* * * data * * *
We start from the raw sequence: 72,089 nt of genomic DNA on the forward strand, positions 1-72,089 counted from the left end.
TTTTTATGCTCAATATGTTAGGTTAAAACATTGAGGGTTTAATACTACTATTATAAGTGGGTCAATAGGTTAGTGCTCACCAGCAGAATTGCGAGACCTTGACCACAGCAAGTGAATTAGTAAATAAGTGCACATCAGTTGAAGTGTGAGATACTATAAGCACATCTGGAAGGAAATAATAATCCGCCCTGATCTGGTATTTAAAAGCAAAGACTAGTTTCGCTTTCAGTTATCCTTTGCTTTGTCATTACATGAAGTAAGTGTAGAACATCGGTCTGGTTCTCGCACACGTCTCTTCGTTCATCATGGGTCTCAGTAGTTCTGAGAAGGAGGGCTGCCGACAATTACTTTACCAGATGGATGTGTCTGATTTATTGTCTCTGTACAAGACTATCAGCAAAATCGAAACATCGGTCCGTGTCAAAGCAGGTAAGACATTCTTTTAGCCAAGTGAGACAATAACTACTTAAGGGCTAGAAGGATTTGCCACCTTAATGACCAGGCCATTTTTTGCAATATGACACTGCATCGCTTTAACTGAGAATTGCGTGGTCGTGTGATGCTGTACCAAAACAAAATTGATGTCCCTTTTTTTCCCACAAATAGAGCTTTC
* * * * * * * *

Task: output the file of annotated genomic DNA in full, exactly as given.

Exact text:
We start from the raw sequence: 72,089 nt of genomic DNA on the forward strand, positions 1-72,089 counted from the left end.
TTTTTATGCTCAATATGTTAGGTTAAAACATTGAGGGTTTAATACTACTATTATAAGTGGGTCAATAGGTTAGTGCTCACCAGCAGAATTGCGAGACCTTGACCACAGCAAGTGAATTAGTAAATAAGTGCACATCAGTTGAAGTGTGAGATACTATAAGCACATCTGGAAGGAAATAATAATCCGCCCTGATCTGGTATTTAAAAGCAAAGACTAGTTTCGCTTTCAGTTATCCTTTGCTTTGTCATTACATGAAGTAAGTGTAGAACATCGGTCTGGTTCTCGCACACGTCTCTTCGTTCATCATGGGTCTCAGTAGTTCTGAGAAGGAGGGCTGCCGACAATTACTTTACCAGATGGATGTGTCTGATTTATTGTCTCTGTACAAGACTATCAGCAAAATCGAAACATCGGTCCGTGTCAAAGCAGGTAAGACATTCTTTTAGCCAAGTGAGACAATAACTACTTAAGGGCTAGAAGGATTTGCCACCTTAATGACCAGGCCATTTTTTGCAATATGACACTGCATCGCTTTAACTGAGAATTGCGTGGTCGTGTGATGCTGTACCAAAACAAAATTGATGTCCCTTTTTTTCCCACAAATAGAGCTTTC